When One Door Closes

Does another always open?

Is this a sign that I need to move on? That I need to close my business down?

It’s sucking so much energy from my bones, as I sit there and read email after email from people wanting something for free or wanting to book me for consulting work, yet cannot pay for it.

Did I do this to myself? Did I draw in this slew of people who demand and demand and take and take but never, ever want to give what’s deserved?

I did…

It started when I became an entrepreneur.

I grew up poor in a rich neighborhood.

“Boo-hoo for you,” someone mocks. And for the longest time I’d considered those words: A poor girl in a rich neighborhood as a complaint which never had merit.

“Try being a poor person in a poor area, Bitch.”
“Try being black, Asshole.”

But that’s where my story starts: Poor white girl surrounded by nice homes and nice things I’d likely never have if I didn’t escape my “poor mentality”. Because, you know, those things are what matter.

So, I’ve always had a cozy, warm space in my heart for the other people like me. And as I fought and worked and rose beyond what I never thought I could reach, I opened my heart and bled onto my platform.

Life kept kicking me and trying to drag me down, but I fought through it, despite depression and disease and marriage and motherhood, I prevailed, for the most part (for the time being?).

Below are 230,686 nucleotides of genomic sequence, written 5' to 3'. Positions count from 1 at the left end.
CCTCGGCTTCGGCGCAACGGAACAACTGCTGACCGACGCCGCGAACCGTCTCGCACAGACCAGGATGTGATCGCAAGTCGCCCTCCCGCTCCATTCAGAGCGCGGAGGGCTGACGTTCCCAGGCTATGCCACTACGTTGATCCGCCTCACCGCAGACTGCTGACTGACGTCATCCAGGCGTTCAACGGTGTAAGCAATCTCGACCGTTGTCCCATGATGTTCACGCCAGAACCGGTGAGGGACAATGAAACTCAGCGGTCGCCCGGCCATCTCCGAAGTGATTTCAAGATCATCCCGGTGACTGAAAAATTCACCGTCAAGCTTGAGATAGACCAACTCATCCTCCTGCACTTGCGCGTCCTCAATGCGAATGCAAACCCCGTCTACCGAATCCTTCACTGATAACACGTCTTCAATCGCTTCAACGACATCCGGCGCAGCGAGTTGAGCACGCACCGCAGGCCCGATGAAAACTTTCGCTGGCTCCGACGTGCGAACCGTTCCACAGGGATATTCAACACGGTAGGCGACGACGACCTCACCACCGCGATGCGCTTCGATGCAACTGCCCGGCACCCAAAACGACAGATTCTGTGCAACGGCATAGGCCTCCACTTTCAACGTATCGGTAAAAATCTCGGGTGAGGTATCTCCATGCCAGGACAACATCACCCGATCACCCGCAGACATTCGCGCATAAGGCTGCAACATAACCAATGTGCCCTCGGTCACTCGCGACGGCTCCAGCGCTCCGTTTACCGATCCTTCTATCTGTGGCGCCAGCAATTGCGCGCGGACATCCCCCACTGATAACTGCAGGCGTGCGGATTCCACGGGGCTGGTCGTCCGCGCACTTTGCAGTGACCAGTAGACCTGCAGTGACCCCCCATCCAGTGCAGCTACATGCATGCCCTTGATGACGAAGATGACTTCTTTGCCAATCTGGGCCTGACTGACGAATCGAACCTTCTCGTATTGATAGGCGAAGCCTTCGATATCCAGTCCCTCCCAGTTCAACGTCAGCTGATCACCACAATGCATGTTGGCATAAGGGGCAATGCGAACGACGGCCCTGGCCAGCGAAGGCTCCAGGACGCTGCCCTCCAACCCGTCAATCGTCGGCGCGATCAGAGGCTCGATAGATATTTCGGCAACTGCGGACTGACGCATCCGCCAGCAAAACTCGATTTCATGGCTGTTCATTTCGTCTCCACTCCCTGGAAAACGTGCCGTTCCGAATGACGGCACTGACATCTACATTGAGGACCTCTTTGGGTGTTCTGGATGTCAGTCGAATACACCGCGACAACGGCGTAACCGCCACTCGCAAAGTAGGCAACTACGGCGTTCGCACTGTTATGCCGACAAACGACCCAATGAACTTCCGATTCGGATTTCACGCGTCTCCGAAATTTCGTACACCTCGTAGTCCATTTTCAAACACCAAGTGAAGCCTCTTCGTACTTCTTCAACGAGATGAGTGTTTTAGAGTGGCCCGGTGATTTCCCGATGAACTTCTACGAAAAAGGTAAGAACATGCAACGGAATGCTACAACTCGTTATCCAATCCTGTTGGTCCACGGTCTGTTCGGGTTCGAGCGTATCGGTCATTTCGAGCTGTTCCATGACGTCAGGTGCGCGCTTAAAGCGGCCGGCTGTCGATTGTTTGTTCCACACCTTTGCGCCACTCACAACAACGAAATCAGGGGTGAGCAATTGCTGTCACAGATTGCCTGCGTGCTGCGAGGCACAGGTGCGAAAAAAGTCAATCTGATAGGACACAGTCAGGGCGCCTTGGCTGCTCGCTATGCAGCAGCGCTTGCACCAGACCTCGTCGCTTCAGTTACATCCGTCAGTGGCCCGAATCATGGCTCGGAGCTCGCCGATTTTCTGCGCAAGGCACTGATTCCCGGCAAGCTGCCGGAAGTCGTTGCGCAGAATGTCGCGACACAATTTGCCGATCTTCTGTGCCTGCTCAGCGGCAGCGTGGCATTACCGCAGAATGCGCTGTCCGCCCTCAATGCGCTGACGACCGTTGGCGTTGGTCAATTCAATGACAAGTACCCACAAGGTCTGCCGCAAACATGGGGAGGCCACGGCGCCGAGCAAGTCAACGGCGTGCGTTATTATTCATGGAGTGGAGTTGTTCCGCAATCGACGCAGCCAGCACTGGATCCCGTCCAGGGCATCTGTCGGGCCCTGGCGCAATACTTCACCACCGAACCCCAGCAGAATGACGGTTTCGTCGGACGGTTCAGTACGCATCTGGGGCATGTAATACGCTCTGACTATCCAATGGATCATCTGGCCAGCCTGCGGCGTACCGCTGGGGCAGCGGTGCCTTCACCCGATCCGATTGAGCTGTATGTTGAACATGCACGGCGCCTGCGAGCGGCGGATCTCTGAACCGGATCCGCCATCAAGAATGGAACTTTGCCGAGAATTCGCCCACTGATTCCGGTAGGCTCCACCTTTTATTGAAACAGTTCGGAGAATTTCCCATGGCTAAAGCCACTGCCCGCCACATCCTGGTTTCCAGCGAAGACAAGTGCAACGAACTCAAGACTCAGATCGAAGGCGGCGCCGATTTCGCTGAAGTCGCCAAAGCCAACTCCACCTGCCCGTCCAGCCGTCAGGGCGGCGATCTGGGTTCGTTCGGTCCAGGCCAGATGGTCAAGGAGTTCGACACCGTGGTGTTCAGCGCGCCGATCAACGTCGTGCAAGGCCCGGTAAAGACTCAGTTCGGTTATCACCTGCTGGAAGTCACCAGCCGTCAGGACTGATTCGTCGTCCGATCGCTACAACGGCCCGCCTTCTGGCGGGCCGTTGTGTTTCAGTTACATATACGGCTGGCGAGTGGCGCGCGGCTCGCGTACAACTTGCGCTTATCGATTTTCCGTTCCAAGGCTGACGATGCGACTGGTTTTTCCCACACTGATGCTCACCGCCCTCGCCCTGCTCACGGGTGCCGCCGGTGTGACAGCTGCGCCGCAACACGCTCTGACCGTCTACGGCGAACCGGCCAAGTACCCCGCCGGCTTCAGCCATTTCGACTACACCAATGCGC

So, I stopped and stepped back and finally started doing something for me: Writing.

Now I can’t stop writing and writing as, for the first time in probably my entire life, I feel genuine happiness rise within me as the constantly streaming words flow from my brain down through my fingertips.

But my business helps people, I tell myself. My writing will get there but, for now, the business is good for everyone else. It’s my only direct income as of late, and I don’t want to let that go either.

But what did I do to get here? Angry and frustrated and ready to close the doors to the biggest professional move I’ve ever made on my own.

Was it that I underpriced? Could be.

I gave too much to people who demand and demand and take and take, but are never willing or able to give what’s owed.

They don’t read the policies and demand refunds on non-refundable, digital items. They tell me they can’t afford a six-dollar electronic book and ask, if I have any goodwill, to [please] give them the book for free.

They test me and try me and poke at my compassion. They drain me of every good, thoughtful reason why I started my business in the first place.

Now, I’m feeling more like it is just about the money, and the money doesn’t feel like it’s enough anymore.

Is this how it starts? How big businesses go from being thoughtful and considerate to ruthless, heartless even?

It’s down to a decision — one I could regret wholly or benefit from entirely.

Do I leave the content up for the people who could benefit? Or end it because the Relentless Narcissists seem to work harder to get something for free than they will to change their circumstances?

I think I know what to do — something temporary, a bandage to seal my hemorrhaging compassion.

I don’t want to give up what I built because the dozens of Takers, but I don’t love it enough to keep dealing with them any longer.

Maybe I need a new approach.

Maybe I will…